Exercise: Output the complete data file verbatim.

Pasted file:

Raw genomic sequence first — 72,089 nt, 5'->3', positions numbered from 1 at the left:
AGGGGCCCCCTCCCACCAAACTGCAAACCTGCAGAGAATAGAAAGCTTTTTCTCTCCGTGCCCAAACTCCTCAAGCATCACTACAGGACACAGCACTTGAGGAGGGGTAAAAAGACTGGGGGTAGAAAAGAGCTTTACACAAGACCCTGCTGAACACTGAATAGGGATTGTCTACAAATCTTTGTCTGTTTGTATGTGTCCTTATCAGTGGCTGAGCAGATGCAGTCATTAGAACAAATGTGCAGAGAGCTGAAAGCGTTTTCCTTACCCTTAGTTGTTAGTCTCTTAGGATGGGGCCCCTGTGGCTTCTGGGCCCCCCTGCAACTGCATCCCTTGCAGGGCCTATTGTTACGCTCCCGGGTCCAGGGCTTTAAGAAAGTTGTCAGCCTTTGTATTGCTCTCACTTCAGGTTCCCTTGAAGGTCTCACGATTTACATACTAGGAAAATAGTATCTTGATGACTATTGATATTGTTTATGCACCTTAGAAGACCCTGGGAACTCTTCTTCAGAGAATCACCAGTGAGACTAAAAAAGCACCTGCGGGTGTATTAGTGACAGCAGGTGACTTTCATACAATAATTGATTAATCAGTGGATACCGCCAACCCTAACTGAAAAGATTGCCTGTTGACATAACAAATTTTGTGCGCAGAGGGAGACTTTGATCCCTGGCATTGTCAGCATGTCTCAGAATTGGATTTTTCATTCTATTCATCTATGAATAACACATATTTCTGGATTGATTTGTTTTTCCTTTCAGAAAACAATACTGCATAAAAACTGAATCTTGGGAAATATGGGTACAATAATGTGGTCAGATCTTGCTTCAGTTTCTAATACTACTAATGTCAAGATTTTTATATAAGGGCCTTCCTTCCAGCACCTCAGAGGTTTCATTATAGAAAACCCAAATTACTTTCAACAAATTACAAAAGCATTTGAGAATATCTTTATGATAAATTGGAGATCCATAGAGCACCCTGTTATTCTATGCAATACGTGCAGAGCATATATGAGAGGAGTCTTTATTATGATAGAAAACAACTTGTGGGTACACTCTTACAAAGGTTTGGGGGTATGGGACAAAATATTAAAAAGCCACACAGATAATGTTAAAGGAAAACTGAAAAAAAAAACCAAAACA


Raw genomic sequence first — 72,089 nt, 5'->3', positions numbered from 1 at the left:
AGGGGCCCCCTCCCACCAAACTGCAAACCTGCAGAGAATAGAAAGCTTTTTCTCTCCGTGCCCAAACTCCTCAAGCATCACTACAGGACACAGCACTTGAGGAGGGGTAAAAAGACTGGGGGTAGAAAAGAGCTTTACACAAGACCCTGCTGAACACTGAATAGGGATTGTCTACAAATCTTTGTCTGTTTGTATGTGTCCTTATCAGTGGCTGAGCAGATGCAGTCATTAGAACAAATGTGCAGAGAGCTGAAAGCGTTTTCCTTACCCTTAGTTGTTAGTCTCTTAGGATGGGGCCCCTGTGGCTTCTGGGCCCCCCTGCAACTGCATCCCTTGCAGGGCCTATTGTTACGCTCCCGGGTCCAGGGCTTTAAGAAAGTTGTCAGCCTTTGTATTGCTCTCACTTCAGGTTCCCTTGAAGGTCTCACGATTTACATACTAGGAAAATAGTATCTTGATGACTATTGATATTGTTTATGCACCTTAGAAGACCCTGGGAACTCTTCTTCAGAGAATCACCAGTGAGACTAAAAAAGCACCTGCGGGTGTATTAGTGACAGCAGGTGACTTTCATACAATAATTGATTAATCAGTGGATACCGCCAACCCTAACTGAAAAGATTGCCTGTTGACATAACAAATTTTGTGCGCAGAGGGAGACTTTGATCCCTGGCATTGTCAGCATGTCTCAGAATTGGATTTTTCATTCTATTCATCTATGAATAACACATATTTCTGGATTGATTTGTTTTTCCTTTCAGAAAACAATACTGCATAAAAACTGAATCTTGGGAAATATGGGTACAATAATGTGGTCAGATCTTGCTTCAGTTTCTAATACTACTAATGTCAAGATTTTTATATAAGGGCCTTCCTTCCAGCACCTCAGAGGTTTCATTATAGAAAACCCAAATTACTTTCAACAAATTACAAAAGCATTTGAGAATATCTTTATGATAAATTGGAGATCCATAGAGCACCCTGTTATTCTATGCAATACGTGCAGAGCATATATGAGAGGAGTCTTTATTATGATAGAAAACAACTTGTGGGTACACTCTTACAAAGGTTTGGGGGTATGGGACAAAATATTAAAAAGCCACACAGATAATGTTAAAGGAAAACTGAAAAAAAAAACCAAAACA